Pepper Properties

This article is part of a series on developing Pepper for Mint introduced here.

Let’s start by taking a look at the default properties of all Pepper in /mint/app/lib/pepper.php:

  • $Mint
  • $pepperId
  • $version
  • $info
  • $panes
  • $prefs
  • $data
  • $manifest
  • $moderate

Each of these properties (with the exception of $Mint and $pepperId) may be overridden in your Pepper’s class.php file. All properties will be accessible within your Pepper as $this->propertyName. It is very important that you understand you are extending this file in your Pepper’s class.php file and that pepper.php should NEVER be modified.

var $Mint;

The $Mint property will contain a reference to the current Mint object allowing you to access its properties like the $db and $cfg arrays as well as other installed Pepper.

var $pepperId;

The $pepperId property holds the unique integer id given to this Pepper when loaded by Mint. With the exception of the Default Pepper which is always installed first this value will vary from Mint install to Mint install depending on Pepper installation order. The $Mint->getPepperByClassName() method is the only reliable way to access another Pepper.

The following properties with sample values are taken from the Default Pepper class file.

var $version    = 120;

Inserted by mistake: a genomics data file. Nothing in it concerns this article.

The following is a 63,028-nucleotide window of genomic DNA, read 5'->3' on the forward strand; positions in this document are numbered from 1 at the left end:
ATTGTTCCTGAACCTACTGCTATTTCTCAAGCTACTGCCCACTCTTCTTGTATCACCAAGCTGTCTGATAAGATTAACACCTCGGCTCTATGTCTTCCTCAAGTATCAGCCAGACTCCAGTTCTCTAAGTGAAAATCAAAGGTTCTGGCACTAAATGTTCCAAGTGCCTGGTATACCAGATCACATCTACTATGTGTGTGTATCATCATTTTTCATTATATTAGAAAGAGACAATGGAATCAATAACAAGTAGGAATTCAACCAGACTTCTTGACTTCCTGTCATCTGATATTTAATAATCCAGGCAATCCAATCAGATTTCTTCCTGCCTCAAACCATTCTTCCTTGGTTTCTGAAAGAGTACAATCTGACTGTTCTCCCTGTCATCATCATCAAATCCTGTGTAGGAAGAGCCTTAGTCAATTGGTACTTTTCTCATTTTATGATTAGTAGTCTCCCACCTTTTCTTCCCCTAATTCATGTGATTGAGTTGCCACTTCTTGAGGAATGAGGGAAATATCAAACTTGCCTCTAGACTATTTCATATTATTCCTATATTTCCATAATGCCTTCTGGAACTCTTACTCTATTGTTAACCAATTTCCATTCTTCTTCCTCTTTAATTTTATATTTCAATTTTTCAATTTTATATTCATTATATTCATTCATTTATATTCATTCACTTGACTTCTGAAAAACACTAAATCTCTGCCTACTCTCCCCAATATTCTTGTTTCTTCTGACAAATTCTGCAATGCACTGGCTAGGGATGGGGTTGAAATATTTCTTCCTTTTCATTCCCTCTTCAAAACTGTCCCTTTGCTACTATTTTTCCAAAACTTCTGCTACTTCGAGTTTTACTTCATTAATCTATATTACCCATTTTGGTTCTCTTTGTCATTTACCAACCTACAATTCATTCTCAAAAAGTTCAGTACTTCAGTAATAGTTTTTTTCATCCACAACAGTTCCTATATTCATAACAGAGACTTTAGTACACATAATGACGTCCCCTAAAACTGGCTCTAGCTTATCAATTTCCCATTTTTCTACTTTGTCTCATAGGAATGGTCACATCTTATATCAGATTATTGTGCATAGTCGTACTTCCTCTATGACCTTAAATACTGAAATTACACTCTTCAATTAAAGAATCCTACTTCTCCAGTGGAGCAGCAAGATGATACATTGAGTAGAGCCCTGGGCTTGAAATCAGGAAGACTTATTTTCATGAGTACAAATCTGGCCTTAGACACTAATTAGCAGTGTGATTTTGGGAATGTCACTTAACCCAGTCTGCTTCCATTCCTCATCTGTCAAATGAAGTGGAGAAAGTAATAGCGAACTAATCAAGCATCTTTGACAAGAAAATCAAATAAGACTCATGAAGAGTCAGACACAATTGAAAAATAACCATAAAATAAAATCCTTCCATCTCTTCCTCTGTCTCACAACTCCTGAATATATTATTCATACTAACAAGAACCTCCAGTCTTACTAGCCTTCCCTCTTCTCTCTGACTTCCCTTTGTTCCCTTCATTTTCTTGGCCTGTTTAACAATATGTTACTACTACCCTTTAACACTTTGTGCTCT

The $version property should be an integer under 100 for Pepper still in beta. When formatted a $version of 120 will display as 1.2. A $version of 121 will display as 1.21. This property is used by Mint to determine if a user has updated this Pepper and if so call the Pepper’s onUpdate() event handler.

var $info       = array
(
    'pepperName'    => 'Default',
    'pepperUrl'     => 'http://www.haveamint.com/',
    'pepperDesc'    => 'The Default Pepper covers the basics...',
    'developerName' => 'Shaun Inman',
    'developerUrl'  => 'http://www.shauninman.com/'
);

The $info property holds an associative array containing information about this Pepper, its developer, including a description and urls. The pepperName index should contain the display name of your Pepper without the word “Pepper”. The pepperUrl index is a link to more info about the Pepper. The pepperDesc index is a casual description of what the Pepper actually does. The developerName index should contain you or your company’s name. The developerUrl index should contain a link to you or your company’s site.

var $panes      = array
(
    'Visits'    => array
    (
        'Refresh'
    ),
    'Referrers' => array
    (
        'Newest Unique',
        'Most Recent',
        'Repeat'
    ),
    ...
);

The $panes property contains an associative array of arrays. Each string index represents a pane that appears when displaying Mint. The array to which each index points contains the names of the tabs in the given pane. When a pane only displays one view of information I strongly recommend you include a tab named “Refresh” which will allow users to refresh your Pepper’s pane without having to reload the entire Mint interface.